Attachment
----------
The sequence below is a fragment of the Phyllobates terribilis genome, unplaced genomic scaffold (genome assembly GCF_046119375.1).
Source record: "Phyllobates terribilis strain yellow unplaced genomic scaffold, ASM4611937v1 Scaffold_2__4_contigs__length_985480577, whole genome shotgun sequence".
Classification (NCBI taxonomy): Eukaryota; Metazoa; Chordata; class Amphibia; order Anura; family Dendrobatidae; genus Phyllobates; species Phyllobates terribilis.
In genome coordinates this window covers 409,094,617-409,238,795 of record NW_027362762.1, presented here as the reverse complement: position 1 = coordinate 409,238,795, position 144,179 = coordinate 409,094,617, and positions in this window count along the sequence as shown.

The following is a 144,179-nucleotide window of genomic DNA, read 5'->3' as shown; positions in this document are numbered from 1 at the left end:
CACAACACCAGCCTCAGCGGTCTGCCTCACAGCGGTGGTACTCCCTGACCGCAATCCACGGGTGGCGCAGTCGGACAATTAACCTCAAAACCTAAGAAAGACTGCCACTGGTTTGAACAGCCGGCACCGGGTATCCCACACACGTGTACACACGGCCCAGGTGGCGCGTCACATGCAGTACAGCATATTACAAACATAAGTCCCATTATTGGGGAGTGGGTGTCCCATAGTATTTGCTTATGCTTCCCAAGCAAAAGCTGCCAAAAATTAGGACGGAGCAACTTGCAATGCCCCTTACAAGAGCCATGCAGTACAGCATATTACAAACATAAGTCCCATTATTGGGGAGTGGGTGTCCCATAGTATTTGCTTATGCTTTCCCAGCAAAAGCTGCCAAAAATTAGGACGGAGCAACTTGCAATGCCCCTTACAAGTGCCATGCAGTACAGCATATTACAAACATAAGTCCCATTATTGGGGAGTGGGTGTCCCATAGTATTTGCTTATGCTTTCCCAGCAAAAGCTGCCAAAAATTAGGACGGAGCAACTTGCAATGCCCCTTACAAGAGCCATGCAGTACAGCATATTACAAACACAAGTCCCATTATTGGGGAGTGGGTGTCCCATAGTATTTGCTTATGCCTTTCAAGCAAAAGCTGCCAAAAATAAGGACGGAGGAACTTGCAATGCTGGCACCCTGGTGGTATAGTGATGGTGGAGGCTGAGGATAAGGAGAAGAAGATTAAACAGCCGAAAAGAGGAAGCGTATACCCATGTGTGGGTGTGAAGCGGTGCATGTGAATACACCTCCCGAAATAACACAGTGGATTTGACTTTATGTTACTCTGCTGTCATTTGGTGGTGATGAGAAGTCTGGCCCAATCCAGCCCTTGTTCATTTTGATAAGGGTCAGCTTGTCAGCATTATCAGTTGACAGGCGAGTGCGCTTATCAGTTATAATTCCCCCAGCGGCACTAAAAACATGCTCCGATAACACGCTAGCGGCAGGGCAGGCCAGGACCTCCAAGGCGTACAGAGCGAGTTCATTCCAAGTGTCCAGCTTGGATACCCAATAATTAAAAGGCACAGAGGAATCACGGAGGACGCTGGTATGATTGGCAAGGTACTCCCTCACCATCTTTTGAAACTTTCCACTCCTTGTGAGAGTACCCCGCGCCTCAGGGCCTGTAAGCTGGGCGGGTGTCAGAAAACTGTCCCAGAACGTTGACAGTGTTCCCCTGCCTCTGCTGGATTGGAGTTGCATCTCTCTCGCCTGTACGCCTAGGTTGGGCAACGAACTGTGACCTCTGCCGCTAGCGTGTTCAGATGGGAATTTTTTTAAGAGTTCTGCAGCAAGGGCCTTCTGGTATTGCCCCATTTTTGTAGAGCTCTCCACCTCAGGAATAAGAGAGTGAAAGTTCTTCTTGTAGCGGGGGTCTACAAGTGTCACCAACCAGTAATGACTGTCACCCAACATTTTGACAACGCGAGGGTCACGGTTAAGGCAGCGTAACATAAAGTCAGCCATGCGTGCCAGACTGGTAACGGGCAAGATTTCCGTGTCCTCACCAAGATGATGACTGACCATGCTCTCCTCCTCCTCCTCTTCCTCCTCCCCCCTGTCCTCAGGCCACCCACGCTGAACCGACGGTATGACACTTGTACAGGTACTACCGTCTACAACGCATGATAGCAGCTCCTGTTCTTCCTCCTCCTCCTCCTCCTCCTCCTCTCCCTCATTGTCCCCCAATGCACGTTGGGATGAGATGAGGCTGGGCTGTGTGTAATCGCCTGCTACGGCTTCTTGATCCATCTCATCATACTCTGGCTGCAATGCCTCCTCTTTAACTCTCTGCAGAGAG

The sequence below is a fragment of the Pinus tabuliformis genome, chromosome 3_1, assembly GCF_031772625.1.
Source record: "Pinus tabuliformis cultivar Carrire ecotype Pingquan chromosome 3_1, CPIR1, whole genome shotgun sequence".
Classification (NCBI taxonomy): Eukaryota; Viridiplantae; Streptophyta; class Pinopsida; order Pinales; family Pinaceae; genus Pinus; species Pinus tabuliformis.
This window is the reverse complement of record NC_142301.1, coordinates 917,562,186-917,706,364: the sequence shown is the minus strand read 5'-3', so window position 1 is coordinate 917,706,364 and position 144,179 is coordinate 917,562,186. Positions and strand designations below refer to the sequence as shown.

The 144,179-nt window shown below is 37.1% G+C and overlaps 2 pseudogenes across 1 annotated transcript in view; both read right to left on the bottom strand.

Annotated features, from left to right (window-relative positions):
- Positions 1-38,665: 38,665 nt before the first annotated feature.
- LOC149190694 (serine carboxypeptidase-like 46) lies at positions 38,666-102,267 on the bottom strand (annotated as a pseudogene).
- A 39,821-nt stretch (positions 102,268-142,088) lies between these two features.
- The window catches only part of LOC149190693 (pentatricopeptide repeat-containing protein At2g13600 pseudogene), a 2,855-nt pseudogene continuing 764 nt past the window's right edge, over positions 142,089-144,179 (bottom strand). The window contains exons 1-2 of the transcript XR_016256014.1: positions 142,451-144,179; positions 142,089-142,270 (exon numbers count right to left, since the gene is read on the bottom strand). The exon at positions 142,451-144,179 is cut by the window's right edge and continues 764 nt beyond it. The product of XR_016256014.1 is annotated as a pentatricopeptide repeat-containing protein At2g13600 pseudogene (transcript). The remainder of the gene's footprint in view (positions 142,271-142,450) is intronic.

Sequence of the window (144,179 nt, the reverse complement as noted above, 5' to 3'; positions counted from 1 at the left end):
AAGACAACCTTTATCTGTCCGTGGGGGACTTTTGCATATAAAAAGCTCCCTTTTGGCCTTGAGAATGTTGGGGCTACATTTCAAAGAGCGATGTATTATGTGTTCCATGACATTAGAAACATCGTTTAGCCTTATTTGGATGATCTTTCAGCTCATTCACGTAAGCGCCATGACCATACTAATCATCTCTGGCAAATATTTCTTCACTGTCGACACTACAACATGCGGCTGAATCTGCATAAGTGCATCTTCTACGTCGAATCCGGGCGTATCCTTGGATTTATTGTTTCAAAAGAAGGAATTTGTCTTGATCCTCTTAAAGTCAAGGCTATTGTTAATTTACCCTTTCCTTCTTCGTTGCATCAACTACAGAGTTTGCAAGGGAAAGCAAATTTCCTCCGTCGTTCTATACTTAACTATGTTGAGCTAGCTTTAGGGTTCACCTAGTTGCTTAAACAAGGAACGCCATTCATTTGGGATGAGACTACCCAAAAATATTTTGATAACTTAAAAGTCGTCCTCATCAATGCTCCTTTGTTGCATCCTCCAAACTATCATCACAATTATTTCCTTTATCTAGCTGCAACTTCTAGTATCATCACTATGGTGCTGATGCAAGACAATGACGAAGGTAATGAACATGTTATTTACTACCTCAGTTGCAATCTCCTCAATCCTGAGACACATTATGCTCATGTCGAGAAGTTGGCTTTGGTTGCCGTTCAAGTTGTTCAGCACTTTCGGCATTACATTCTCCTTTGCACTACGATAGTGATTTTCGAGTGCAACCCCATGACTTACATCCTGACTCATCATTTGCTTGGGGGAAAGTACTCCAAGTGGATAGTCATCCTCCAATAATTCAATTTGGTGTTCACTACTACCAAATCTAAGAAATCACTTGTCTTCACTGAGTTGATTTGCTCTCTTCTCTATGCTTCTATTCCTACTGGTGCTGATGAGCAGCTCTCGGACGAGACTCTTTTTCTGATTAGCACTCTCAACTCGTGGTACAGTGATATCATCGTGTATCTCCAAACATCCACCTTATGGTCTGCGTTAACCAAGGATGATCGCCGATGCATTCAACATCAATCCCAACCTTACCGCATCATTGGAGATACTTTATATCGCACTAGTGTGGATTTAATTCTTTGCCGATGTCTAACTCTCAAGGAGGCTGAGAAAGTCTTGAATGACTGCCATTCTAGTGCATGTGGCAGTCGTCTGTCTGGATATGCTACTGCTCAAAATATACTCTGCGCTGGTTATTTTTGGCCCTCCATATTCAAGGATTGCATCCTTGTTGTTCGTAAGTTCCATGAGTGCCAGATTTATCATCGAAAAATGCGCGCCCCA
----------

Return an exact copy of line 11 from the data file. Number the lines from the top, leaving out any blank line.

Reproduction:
The 144,179-nt window shown below is 37.1% G+C and overlaps 2 pseudogenes across 1 annotated transcript in view; both read right to left on the bottom strand.